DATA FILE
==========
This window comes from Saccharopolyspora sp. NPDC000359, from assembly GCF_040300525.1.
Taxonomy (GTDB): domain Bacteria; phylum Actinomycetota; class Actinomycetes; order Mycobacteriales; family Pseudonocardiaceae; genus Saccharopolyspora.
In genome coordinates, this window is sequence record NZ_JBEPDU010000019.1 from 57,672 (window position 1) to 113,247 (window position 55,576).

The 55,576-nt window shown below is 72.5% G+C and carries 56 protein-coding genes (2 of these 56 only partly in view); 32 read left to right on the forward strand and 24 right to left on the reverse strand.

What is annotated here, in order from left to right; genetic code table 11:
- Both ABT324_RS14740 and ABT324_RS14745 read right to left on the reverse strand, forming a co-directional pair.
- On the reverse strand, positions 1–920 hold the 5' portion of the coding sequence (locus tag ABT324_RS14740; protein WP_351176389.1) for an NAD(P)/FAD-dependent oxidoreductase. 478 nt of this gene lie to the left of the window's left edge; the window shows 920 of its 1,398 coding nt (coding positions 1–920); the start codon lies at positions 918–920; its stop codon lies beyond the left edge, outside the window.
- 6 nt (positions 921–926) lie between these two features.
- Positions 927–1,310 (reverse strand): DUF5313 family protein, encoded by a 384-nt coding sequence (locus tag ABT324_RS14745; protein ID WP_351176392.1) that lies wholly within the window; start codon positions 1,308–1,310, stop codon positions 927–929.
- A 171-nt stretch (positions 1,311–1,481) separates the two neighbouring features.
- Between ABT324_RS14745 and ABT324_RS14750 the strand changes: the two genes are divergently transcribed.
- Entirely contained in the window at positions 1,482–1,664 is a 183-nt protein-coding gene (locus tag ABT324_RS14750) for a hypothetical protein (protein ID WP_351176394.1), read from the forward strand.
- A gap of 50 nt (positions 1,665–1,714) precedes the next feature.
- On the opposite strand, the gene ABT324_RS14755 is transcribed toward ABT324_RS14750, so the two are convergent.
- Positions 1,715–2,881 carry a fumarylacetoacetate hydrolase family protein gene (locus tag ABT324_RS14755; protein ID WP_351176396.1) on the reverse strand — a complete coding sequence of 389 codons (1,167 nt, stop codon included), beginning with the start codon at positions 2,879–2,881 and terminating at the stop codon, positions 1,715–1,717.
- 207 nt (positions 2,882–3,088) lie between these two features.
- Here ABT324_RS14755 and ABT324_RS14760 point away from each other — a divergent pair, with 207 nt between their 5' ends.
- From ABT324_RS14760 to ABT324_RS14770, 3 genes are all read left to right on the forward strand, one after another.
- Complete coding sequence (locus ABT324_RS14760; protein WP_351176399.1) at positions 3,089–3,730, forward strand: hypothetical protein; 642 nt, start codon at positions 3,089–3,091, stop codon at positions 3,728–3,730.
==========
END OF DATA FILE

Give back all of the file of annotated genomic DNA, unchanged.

This window comes from Saccharopolyspora sp. NPDC000359, from assembly GCF_040300525.1.
Taxonomy (GTDB): domain Bacteria; phylum Actinomycetota; class Actinomycetes; order Mycobacteriales; family Pseudonocardiaceae; genus Saccharopolyspora.
In genome coordinates, this window is sequence record NZ_JBEPDU010000019.1 from 57,672 (window position 1) to 113,247 (window position 55,576).

The 55,576-nt window shown below is 72.5% G+C and carries 56 protein-coding genes (2 of these 56 only partly in view); 32 read left to right on the forward strand and 24 right to left on the reverse strand.

What is annotated here, in order from left to right; genetic code table 11:
- Both ABT324_RS14740 and ABT324_RS14745 read right to left on the reverse strand, forming a co-directional pair.
- On the reverse strand, positions 1–920 hold the 5' portion of the coding sequence (locus tag ABT324_RS14740; protein WP_351176389.1) for an NAD(P)/FAD-dependent oxidoreductase. 478 nt of this gene lie to the left of the window's left edge; the window shows 920 of its 1,398 coding nt (coding positions 1–920); the start codon lies at positions 918–920; its stop codon lies beyond the left edge, outside the window.
- 6 nt (positions 921–926) lie between these two features.
- Positions 927–1,310 (reverse strand): DUF5313 family protein, encoded by a 384-nt coding sequence (locus tag ABT324_RS14745; protein ID WP_351176392.1) that lies wholly within the window; start codon positions 1,308–1,310, stop codon positions 927–929.
- A 171-nt stretch (positions 1,311–1,481) separates the two neighbouring features.
- Between ABT324_RS14745 and ABT324_RS14750 the strand changes: the two genes are divergently transcribed.
- Entirely contained in the window at positions 1,482–1,664 is a 183-nt protein-coding gene (locus tag ABT324_RS14750) for a hypothetical protein (protein ID WP_351176394.1), read from the forward strand.
- A gap of 50 nt (positions 1,665–1,714) precedes the next feature.
- On the opposite strand, the gene ABT324_RS14755 is transcribed toward ABT324_RS14750, so the two are convergent.
- Positions 1,715–2,881 carry a fumarylacetoacetate hydrolase family protein gene (locus tag ABT324_RS14755; protein ID WP_351176396.1) on the reverse strand — a complete coding sequence of 389 codons (1,167 nt, stop codon included), beginning with the start codon at positions 2,879–2,881 and terminating at the stop codon, positions 1,715–1,717.
- 207 nt (positions 2,882–3,088) lie between these two features.
- Here ABT324_RS14755 and ABT324_RS14760 point away from each other — a divergent pair, with 207 nt between their 5' ends.
- From ABT324_RS14760 to ABT324_RS14770, 3 genes are all read left to right on the forward strand, one after another.
- Complete coding sequence (locus ABT324_RS14760; protein WP_351176399.1) at positions 3,089–3,730, forward strand: hypothetical protein; 642 nt, start codon at positions 3,089–3,091, stop codon at positions 3,728–3,730.